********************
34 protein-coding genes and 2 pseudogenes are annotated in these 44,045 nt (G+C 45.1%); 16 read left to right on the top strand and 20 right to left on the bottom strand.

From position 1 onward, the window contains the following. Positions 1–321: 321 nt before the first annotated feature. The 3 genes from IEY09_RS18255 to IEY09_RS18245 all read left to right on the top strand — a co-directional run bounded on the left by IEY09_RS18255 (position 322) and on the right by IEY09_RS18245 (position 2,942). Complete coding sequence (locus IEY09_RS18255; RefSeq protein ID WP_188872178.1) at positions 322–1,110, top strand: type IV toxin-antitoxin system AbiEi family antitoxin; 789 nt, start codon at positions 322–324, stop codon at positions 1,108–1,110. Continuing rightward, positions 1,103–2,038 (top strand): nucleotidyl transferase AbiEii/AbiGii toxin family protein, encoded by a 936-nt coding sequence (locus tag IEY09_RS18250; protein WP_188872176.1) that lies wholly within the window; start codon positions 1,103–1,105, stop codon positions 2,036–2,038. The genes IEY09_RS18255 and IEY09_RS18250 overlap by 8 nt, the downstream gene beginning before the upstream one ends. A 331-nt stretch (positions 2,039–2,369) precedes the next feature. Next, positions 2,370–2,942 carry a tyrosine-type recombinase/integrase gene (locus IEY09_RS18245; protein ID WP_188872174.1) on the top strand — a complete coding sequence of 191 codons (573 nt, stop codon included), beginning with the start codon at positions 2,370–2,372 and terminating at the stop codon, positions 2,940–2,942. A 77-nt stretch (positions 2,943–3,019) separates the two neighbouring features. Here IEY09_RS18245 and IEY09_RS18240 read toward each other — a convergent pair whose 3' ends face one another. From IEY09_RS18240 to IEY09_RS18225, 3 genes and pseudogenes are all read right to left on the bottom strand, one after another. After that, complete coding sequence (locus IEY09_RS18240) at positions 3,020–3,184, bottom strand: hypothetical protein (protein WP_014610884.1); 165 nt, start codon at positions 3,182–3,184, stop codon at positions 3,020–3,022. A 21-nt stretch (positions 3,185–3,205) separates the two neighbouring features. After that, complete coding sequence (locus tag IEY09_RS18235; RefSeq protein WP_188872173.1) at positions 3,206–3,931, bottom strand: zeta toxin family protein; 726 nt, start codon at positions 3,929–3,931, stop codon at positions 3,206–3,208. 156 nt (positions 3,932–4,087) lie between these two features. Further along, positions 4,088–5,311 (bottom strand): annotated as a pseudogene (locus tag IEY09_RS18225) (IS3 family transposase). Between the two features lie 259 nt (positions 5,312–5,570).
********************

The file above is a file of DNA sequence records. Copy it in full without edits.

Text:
34 protein-coding genes and 2 pseudogenes are annotated in these 44,045 nt (G+C 45.1%); 16 read left to right on the top strand and 20 right to left on the bottom strand.

From position 1 onward, the window contains the following. Positions 1–321: 321 nt before the first annotated feature. The 3 genes from IEY09_RS18255 to IEY09_RS18245 all read left to right on the top strand — a co-directional run bounded on the left by IEY09_RS18255 (position 322) and on the right by IEY09_RS18245 (position 2,942). Complete coding sequence (locus IEY09_RS18255; RefSeq protein ID WP_188872178.1) at positions 322–1,110, top strand: type IV toxin-antitoxin system AbiEi family antitoxin; 789 nt, start codon at positions 322–324, stop codon at positions 1,108–1,110. Continuing rightward, positions 1,103–2,038 (top strand): nucleotidyl transferase AbiEii/AbiGii toxin family protein, encoded by a 936-nt coding sequence (locus tag IEY09_RS18250; protein WP_188872176.1) that lies wholly within the window; start codon positions 1,103–1,105, stop codon positions 2,036–2,038. The genes IEY09_RS18255 and IEY09_RS18250 overlap by 8 nt, the downstream gene beginning before the upstream one ends. A 331-nt stretch (positions 2,039–2,369) precedes the next feature. Next, positions 2,370–2,942 carry a tyrosine-type recombinase/integrase gene (locus IEY09_RS18245; protein ID WP_188872174.1) on the top strand — a complete coding sequence of 191 codons (573 nt, stop codon included), beginning with the start codon at positions 2,370–2,372 and terminating at the stop codon, positions 2,940–2,942. A 77-nt stretch (positions 2,943–3,019) separates the two neighbouring features. Here IEY09_RS18245 and IEY09_RS18240 read toward each other — a convergent pair whose 3' ends face one another. From IEY09_RS18240 to IEY09_RS18225, 3 genes and pseudogenes are all read right to left on the bottom strand, one after another. After that, complete coding sequence (locus IEY09_RS18240) at positions 3,020–3,184, bottom strand: hypothetical protein (protein WP_014610884.1); 165 nt, start codon at positions 3,182–3,184, stop codon at positions 3,020–3,022. A 21-nt stretch (positions 3,185–3,205) separates the two neighbouring features. After that, complete coding sequence (locus tag IEY09_RS18235; RefSeq protein WP_188872173.1) at positions 3,206–3,931, bottom strand: zeta toxin family protein; 726 nt, start codon at positions 3,929–3,931, stop codon at positions 3,206–3,208. 156 nt (positions 3,932–4,087) lie between these two features. Further along, positions 4,088–5,311 (bottom strand): annotated as a pseudogene (locus tag IEY09_RS18225) (IS3 family transposase). Between the two features lie 259 nt (positions 5,312–5,570).